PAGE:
Ethiopia has hailed the return of precious objects looted by British soldiers over 150 years ago, after a long campaign for their return.
Ethiopia says transfer is largest repatriation of such items
The treasures were officially handed over at a ceremony in London in September, but were unboxed in Ethiopia on Saturday.
Calls on the rise in Africa for the return of artefacts taken by colonial forces
The collection – collected in Britain, Belgium and the Netherlands – includes a ceremonial crown, an imperial shield, a set of silver-stamped horn goblets, a handwritten prayer book, crosses and a necklace.
Most of the items were looted by the British Army after defeating Emperor Tewodros II in the Battle of Magdala in 1868 in what was then Abyssinia.
The treasures were unboxed in front of the media at the National Museum of Ethiopia on Saturday, more than two months after they were officially handed over at a ceremony in London in September.
Ethiopia said it was the largest repatriation of such objects in the country, its Ambassador to Britain Teferi Melesse describing it as “of enormous importance”.
There have long been calls in Africa for Western countries to return their colonial spoils, with many precious national treasures kept abroad in museums or sometimes in private collections.
Earlier this month, the West African state of Benin hosted nearly 30 royal treasures seized during France’s reign over 130 years ago.
The Ethiopian government is still fighting for Britain to return other stolen items, including sacred wooden and stone tabots or tablets, which depict the Ark of the Covenant.
The tabots are kept in the British Museum in London – which has a vast treasure trove of foreign treasures – but have never been on display to the public.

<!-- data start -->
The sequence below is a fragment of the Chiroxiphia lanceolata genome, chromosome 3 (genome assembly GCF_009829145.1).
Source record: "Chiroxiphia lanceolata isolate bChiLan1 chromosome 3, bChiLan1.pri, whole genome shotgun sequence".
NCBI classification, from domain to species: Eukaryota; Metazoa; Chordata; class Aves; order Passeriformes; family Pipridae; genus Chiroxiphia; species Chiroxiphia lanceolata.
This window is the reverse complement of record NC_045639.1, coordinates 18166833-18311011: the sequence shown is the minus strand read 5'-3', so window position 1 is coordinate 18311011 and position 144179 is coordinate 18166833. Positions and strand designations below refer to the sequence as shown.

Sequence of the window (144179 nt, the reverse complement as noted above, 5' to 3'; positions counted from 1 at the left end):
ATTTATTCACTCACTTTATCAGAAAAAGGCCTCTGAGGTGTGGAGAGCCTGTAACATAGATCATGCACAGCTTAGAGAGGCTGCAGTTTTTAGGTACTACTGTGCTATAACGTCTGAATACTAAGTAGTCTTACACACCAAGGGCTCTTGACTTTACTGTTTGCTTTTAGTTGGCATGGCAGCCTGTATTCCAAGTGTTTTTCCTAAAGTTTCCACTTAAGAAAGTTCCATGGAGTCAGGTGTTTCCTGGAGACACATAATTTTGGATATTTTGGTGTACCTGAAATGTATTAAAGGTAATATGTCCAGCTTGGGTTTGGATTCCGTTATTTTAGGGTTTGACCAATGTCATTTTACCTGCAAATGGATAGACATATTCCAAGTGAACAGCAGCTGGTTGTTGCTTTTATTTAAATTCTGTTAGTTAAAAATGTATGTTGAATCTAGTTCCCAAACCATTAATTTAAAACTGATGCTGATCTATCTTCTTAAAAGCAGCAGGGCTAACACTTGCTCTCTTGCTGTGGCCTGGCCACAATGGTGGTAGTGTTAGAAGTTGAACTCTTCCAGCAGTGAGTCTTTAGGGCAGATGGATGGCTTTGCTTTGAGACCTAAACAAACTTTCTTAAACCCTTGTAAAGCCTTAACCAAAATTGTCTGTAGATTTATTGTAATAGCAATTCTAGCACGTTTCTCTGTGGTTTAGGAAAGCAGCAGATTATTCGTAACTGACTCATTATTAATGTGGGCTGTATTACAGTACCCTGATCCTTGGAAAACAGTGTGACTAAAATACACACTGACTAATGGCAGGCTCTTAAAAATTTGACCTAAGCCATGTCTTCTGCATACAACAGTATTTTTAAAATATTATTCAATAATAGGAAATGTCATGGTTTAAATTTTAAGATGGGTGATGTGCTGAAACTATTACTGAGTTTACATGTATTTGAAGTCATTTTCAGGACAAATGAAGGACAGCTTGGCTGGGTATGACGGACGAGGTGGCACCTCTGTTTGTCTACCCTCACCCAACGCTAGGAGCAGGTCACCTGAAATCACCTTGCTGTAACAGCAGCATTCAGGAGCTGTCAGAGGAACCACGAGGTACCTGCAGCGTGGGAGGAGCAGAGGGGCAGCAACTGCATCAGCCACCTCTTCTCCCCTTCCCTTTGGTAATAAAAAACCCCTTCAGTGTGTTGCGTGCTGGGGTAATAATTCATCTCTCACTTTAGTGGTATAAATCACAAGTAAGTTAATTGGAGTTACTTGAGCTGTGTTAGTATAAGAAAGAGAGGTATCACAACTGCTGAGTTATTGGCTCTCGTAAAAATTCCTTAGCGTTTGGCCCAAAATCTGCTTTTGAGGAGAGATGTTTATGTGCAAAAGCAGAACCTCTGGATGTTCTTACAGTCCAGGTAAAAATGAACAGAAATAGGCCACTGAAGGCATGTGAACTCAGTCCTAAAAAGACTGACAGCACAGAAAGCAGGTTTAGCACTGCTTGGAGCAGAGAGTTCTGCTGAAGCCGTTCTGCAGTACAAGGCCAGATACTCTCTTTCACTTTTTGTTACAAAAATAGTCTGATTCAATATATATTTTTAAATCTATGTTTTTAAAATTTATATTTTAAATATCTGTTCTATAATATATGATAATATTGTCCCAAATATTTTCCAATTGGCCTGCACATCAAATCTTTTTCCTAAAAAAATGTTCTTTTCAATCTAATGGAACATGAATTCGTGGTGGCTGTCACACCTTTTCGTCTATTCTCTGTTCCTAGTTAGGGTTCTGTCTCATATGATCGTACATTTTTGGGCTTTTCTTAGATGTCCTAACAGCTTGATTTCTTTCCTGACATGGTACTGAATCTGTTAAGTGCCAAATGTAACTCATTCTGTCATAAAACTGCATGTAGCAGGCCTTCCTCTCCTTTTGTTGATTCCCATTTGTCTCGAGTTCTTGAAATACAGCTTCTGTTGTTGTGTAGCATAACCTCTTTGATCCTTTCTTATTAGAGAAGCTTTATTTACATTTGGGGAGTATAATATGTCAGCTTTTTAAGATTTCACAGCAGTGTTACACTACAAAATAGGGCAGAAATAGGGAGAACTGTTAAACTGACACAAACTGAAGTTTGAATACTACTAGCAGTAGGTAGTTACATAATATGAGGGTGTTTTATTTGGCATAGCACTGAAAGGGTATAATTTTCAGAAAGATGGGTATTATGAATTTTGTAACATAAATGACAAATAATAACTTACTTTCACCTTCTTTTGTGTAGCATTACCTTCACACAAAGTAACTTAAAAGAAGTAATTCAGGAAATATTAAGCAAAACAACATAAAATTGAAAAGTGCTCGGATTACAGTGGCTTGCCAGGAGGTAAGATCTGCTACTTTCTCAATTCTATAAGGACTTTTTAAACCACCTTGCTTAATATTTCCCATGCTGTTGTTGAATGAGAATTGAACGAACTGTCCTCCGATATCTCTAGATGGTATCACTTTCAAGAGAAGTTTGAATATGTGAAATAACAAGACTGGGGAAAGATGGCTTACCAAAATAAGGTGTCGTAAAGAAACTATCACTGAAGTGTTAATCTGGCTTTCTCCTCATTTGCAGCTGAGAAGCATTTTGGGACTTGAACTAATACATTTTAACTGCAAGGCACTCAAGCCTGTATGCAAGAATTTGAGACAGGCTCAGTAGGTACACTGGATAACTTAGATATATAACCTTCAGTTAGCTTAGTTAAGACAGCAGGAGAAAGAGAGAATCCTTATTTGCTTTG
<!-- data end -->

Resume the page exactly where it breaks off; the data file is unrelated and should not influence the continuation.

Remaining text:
Ethiopia is also looking for the remains of Tewodros’ son Prince Alemayehu, who was taken to Britain after the emperor’s suicide following his defeat on the battlefield.
“Countless of our artifacts are in various museums, research centers and in the hands of individuals,” she said at Saturday’s event, calling for their return.
A “great injustice”
Ethiopia, one of the oldest countries in the world with a rich and ancient cultural and religious heritage, says it views Magdala’s sack as a “great injustice” which has been a thorn in relations with the Great -Brittany.
Several of the returned items were to be auctioned but were purchased by the non-profit Scheherazade foundation for repatriation.
Others were acquired from concessionaires or private investors.
Among them was a set of medieval manuscripts from before the 18th century, which was to be auctioned off in The Hague.
Ethiopia is also negotiating the return of a bible and a cross that were auctioned off in the United States.